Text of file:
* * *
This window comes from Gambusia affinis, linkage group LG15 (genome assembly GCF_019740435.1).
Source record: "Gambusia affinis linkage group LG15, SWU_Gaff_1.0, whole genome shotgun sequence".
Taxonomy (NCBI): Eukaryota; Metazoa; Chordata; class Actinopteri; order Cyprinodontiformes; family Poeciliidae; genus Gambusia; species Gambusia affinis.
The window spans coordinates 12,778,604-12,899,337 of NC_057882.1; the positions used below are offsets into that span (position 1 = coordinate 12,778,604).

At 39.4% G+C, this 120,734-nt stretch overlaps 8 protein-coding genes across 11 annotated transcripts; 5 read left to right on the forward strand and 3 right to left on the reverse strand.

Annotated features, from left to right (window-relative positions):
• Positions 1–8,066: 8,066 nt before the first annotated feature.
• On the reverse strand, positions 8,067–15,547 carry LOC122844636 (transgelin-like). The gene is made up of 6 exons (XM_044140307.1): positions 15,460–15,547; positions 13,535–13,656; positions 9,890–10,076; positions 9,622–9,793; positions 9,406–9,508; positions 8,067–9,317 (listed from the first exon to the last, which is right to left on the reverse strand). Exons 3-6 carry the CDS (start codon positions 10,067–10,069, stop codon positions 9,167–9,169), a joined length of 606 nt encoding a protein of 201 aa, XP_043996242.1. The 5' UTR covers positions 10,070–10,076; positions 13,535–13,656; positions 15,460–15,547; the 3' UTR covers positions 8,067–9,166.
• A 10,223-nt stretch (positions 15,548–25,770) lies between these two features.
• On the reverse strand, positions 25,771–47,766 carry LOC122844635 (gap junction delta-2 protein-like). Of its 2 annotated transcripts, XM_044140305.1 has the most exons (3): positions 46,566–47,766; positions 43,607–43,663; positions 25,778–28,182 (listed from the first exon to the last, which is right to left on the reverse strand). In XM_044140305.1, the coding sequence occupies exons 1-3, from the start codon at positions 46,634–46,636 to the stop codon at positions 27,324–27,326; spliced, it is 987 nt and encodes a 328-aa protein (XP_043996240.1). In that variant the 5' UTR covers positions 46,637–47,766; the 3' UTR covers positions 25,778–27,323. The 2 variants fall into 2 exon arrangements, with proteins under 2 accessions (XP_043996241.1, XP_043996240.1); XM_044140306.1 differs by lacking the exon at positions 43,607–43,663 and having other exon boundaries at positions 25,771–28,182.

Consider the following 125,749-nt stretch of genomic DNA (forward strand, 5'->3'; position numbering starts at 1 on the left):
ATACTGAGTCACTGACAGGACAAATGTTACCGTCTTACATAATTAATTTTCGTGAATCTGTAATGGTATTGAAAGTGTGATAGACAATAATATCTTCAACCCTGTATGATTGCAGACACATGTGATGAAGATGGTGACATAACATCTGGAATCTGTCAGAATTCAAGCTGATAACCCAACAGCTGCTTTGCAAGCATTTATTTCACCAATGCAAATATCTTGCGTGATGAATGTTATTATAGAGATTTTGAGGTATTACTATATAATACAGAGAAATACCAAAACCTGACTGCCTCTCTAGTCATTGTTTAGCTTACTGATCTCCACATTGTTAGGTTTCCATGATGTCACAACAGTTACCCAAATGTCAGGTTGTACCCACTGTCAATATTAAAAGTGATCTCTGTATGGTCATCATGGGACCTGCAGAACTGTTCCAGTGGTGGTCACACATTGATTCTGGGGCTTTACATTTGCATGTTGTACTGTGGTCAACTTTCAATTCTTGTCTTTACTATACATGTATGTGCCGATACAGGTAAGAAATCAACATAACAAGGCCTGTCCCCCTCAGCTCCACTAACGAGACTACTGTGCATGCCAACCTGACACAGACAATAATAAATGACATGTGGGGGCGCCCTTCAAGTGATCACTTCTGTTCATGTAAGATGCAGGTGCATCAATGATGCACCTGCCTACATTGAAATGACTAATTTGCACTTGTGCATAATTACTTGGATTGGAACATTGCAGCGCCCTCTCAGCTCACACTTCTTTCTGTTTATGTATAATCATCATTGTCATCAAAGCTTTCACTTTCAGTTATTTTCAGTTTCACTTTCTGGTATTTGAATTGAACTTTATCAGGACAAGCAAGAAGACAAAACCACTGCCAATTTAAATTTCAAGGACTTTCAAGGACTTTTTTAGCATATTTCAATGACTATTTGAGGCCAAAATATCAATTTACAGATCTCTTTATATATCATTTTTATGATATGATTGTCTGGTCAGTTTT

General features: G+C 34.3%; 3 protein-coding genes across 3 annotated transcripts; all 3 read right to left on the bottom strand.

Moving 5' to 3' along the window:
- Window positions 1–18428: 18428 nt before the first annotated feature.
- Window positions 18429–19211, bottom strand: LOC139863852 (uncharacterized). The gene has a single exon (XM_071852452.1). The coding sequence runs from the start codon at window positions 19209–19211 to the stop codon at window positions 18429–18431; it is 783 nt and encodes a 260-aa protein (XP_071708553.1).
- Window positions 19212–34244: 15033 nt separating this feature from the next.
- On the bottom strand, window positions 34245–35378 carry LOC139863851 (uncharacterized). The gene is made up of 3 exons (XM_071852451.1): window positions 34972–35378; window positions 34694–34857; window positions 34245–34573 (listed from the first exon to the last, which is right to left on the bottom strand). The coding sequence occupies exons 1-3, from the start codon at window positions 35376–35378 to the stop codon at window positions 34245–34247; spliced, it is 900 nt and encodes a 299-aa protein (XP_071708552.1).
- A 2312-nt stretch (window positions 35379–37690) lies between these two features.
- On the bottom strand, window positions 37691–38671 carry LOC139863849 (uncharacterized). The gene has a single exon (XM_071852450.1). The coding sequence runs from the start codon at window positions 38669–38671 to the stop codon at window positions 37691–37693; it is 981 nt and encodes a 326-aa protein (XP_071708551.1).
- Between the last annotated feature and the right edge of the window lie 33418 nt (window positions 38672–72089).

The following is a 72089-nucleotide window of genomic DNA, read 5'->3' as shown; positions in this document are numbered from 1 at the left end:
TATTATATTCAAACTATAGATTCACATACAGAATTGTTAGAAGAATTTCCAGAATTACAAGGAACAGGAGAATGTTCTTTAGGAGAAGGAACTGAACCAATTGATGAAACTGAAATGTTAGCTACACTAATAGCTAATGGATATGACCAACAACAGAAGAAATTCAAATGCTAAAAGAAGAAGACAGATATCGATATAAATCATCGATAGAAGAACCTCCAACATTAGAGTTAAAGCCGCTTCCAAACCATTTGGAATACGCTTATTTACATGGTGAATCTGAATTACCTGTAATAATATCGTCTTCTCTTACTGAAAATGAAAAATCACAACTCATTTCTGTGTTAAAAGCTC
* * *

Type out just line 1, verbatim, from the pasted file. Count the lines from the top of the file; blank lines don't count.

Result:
This window comes from Gambusia affinis, linkage group LG15 (genome assembly GCF_019740435.1).